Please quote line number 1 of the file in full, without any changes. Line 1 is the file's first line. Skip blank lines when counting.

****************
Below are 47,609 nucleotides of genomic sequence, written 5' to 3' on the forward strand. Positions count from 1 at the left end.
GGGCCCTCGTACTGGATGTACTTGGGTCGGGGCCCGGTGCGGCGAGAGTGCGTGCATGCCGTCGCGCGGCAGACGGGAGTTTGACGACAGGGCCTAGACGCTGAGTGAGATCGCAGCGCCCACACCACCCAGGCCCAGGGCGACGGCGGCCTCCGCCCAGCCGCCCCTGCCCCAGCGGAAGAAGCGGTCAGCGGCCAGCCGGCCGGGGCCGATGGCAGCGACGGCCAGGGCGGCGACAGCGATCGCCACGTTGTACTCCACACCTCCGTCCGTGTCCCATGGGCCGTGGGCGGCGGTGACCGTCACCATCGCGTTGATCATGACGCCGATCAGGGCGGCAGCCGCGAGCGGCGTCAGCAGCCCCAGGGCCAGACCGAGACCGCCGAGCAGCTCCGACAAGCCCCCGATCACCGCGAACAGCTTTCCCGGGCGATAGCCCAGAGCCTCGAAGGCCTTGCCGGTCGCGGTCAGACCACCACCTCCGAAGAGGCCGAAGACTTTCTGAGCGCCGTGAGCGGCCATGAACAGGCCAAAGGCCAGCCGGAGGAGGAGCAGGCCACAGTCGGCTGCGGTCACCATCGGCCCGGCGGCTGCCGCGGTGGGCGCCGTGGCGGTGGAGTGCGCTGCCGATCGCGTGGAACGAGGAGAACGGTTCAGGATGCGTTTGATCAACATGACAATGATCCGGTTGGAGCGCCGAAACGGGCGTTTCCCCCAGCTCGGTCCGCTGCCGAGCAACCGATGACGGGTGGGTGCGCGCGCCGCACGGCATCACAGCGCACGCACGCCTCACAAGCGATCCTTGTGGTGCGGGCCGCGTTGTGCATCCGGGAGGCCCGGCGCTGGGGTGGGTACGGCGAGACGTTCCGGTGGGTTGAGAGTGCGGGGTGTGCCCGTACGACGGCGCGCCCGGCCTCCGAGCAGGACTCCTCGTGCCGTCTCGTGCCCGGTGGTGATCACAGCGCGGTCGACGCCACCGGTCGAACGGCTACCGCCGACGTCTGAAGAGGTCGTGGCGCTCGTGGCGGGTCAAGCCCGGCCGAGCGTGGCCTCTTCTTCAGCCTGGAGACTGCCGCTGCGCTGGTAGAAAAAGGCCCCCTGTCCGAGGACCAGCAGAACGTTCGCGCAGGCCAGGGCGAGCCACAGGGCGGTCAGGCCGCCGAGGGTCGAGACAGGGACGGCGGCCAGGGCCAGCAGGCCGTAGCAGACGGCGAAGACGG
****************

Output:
Below are 47,609 nucleotides of genomic sequence, written 5' to 3' on the forward strand. Positions count from 1 at the left end.